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China: Despite Economic Miracle, Millions Remain Poor

Hong Kong, 18 September 1997 (RFE/RL) - China is now the world's tenth largest trading nation, it attracts more foreign direct investment than any other country apart from the U.S., and has been averaging an economic growth rate of nine percent annually for more than a decade.

In the nearly 20 years since it began its first tentative reforms, says the World Bank, real per capita incomes in China have quadrupled, the illiteracy rate has fallen below 10 percent, and life expectency and infant mortality rates are the envy of many nations.

With all this, however, China remains one of the poorest nations on earth. More than 270 million Chinese people are still below the $1-per-day poverty standard used by the World Bank, accounting for one-fifth of the world's poor.

In a series of reports on China released in Hong Kong today, the World Bank says that Beijing has achieved some remarkable things since the early 1970s when 80 percent of its population eked out a meager existence tilling the soil and earning less than $1-a-day. One-third of all Chinese adults in those days could neither read nor write. Over the past 15 years, there has been a fourfold expansion of the Chinese economy which has managed to avoid many of the worst pitfalls of transformation suffered by the nations in East and Central Europe and Central Asia. The World Bank reports conclude, however, that to sustain this economic power into the 21st century, and spread its benefits further to its people, China must shift to the next stage of reforms.

"The major challenge is not so much the establishment of the principles, but trying to figure out how to implement these principles," says Yukon Huang, the World Bank's China country director.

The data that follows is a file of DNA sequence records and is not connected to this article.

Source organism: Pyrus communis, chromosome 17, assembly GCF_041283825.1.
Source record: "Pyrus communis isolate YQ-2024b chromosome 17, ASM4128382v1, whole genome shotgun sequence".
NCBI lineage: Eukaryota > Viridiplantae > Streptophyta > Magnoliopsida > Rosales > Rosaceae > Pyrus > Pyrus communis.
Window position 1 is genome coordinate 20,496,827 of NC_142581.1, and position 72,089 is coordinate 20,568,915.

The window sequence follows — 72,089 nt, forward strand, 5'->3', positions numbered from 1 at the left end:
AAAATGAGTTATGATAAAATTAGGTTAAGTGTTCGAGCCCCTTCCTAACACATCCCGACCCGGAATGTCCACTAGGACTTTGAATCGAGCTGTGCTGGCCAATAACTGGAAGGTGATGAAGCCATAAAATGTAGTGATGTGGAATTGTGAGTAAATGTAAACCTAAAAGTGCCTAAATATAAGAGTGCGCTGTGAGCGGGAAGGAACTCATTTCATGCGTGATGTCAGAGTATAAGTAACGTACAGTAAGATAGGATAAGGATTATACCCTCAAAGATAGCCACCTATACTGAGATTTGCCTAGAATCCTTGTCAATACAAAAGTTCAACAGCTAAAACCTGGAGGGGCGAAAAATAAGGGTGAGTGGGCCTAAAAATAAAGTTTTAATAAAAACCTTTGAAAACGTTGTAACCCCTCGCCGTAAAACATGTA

The bank says everyone agrees China must now deal with its huge, central state-owned enterprises -- a sector that is grossly inefficient and a huge drag on the state budget. Everyone agrees that the principles of enterprise restructuring, commercialization and privatization must be the next step.

"What we learned from the other transition economies is that the process of reform beginning with corporatization and share holding is a very complicated one," he said. He says the countries in Central and East Europe and Central Asia are still dealing with the "very difficult issues such as valuation of assets, distribution of shares, selling the liabilities, dealing with the social assets of enterprises."

The report says China has one great advantage over the countries of the former Soviet Union -- its backwardness. While in the 1970s, central government agencies in the USSR were physically allocating about 60,000 different commodities through central planning, the number in China was about 600, unchanged from 1965. Even at the height of central planning in China, it says, 30,000 rural markets continue to operate, although with some restrictions.

That gives China great advantages in moving away from central planning and Yukon Huang and other bank officials said the Communist party congress has just set the right goals for the country for the next area of reforms. But what about political reforms, asked many reporters at a briefing in Hong Kong. Isn't there a need for some real democratic reforms to go along with the economic?

Nicholas Hope, who just shifted from being China country director at the bank to chief of staff in the Europe and Central Asia department, answered by saying that democratic reforms at the grass roots are "already proceeding apace" and although there is a single party, the selection process has been greatly freed and in most villages and townships, the local people choose their own leaders.

Yukon Huang said bank officials believe that a wide diversity of views and interests are being expressed and debated throughout China even though there is only one party. He said what the communist party seems to be doing is serving as a focus for dealing with China's great diversity of economic, social and political interests in a changing country in a changing world.

These reforms are needed "for any functioning of a socialist market economy or a capitalist market economy," said Yukon Huang. "There isn't any contradiction."